Sound propagates according to the "inverse square law", that is well defined here:
So the intensity equals 1/distance^2
Like the image in the above link shows clearly, when the intensity at the distance r is 1, then the intensity at the distance 2r is 1/4
Now, my doubts started after my sound engineering teacher said that by "doubling the distance, the sound pressure become half".
that doesn't agree with the above "inverse square law". In fact, according to my teacher, the intensity at r is 1 and the intensity at r2 is 0.5.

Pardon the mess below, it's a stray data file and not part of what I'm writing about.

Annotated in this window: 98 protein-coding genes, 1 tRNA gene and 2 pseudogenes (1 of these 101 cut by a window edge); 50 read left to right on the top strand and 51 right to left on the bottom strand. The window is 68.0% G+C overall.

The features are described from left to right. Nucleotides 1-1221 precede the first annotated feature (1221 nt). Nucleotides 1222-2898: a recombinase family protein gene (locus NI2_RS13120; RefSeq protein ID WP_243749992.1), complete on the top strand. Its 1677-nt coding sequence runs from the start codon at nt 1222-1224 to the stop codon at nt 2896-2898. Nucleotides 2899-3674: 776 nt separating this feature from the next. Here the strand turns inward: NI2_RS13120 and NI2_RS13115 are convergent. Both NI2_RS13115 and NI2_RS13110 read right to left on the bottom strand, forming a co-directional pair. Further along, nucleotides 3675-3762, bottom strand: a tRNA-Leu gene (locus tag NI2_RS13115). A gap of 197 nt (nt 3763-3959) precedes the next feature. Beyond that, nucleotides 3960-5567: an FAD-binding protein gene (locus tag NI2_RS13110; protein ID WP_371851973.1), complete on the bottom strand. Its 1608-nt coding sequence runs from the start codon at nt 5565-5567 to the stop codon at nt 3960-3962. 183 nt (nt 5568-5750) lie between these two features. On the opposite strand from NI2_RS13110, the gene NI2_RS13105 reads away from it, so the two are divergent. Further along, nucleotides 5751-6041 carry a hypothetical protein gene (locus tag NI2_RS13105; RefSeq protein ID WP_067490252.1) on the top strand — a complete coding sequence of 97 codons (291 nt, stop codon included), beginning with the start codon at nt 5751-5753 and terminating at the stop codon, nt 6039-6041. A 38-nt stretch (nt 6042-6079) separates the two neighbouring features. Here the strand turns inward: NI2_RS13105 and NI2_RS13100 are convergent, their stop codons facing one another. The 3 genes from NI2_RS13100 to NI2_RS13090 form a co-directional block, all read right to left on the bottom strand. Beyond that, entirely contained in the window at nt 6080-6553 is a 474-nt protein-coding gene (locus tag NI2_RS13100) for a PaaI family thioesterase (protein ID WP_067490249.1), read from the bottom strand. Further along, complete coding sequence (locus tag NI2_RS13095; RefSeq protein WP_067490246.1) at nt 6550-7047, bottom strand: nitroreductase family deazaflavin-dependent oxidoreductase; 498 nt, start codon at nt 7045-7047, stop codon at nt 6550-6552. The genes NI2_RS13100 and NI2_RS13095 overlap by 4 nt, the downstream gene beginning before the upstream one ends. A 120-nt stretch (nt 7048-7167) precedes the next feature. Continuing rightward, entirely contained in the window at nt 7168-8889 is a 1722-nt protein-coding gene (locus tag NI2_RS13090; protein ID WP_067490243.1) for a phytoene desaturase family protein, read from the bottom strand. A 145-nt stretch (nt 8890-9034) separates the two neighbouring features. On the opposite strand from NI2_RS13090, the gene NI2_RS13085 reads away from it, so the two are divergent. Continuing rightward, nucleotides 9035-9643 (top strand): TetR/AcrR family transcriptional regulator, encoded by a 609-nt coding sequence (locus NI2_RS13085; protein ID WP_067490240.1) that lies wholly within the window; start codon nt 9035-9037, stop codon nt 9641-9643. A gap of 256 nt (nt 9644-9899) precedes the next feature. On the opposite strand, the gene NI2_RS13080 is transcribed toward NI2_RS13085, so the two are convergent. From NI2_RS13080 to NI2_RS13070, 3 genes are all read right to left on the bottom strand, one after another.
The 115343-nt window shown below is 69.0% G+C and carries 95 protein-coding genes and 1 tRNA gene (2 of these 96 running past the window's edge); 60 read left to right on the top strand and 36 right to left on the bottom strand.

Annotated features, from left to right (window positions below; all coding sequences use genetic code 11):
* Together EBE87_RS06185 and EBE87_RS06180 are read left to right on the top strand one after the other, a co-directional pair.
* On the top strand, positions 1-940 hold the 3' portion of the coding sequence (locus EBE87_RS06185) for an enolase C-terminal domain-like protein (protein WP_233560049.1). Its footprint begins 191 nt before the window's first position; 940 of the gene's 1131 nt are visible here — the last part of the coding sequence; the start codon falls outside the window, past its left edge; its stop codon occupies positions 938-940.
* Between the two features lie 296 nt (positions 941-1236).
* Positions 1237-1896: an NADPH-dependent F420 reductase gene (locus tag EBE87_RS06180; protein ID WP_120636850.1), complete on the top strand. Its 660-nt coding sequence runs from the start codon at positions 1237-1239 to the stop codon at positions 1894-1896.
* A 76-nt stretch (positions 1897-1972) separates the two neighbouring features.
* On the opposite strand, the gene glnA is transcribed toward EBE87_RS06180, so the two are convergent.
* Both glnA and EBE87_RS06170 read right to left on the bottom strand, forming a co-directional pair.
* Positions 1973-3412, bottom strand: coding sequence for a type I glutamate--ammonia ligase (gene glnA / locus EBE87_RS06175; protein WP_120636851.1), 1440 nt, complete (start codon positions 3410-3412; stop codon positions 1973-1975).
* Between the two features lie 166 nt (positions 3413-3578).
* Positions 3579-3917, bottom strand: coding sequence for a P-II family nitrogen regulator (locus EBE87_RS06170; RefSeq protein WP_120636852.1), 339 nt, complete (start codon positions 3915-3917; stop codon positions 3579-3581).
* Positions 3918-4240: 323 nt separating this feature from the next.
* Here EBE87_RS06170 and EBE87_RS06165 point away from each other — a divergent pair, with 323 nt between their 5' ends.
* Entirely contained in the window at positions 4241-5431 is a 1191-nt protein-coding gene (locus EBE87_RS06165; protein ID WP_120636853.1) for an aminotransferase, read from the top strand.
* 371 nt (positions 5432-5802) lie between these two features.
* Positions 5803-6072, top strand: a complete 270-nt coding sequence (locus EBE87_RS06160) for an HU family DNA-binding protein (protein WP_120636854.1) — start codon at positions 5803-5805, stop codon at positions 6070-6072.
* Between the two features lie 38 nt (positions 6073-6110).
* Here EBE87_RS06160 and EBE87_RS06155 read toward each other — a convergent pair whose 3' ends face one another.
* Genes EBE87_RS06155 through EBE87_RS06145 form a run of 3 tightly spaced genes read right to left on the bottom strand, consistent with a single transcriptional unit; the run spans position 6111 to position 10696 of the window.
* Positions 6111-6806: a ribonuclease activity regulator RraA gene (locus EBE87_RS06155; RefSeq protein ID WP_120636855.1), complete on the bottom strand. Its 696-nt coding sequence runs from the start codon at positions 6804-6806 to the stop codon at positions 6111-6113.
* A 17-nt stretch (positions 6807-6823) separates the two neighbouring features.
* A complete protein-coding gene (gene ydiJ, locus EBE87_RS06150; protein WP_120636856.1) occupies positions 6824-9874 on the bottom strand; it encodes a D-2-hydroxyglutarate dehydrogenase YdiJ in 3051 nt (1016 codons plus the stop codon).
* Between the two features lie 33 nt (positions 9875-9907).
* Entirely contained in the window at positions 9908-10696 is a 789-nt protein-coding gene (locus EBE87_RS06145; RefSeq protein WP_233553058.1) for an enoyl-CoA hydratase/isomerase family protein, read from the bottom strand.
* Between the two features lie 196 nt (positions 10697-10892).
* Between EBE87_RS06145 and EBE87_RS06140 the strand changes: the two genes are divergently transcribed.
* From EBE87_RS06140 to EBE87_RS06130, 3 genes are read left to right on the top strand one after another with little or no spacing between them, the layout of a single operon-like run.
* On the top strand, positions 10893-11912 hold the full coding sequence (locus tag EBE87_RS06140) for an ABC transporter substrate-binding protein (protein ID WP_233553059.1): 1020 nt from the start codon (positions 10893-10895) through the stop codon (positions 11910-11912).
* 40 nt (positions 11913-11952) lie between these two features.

Then, I looked a the formula for DBSpl, and that's what I found:
DBspl = 20*log(I1/I2)
Using my teacher numbers, that would be:
DBspl = 20*log(0.5/1) = 20*0.3 = 6 db
Now, I checked to some sound engineering textbooks and actually they confirm what my teacher says. In fact they say the sound decrease 6 db every time we double the distance.
But this is not the "inverse square law", isn't it?
Where is the error? I'm doing something wrong? Or is the teacher doing something wrong? Or is the textbook saying something wrong?
When I asked this same question to my teacher he couldn't help me neither, and seemed to be puzzled by the question too.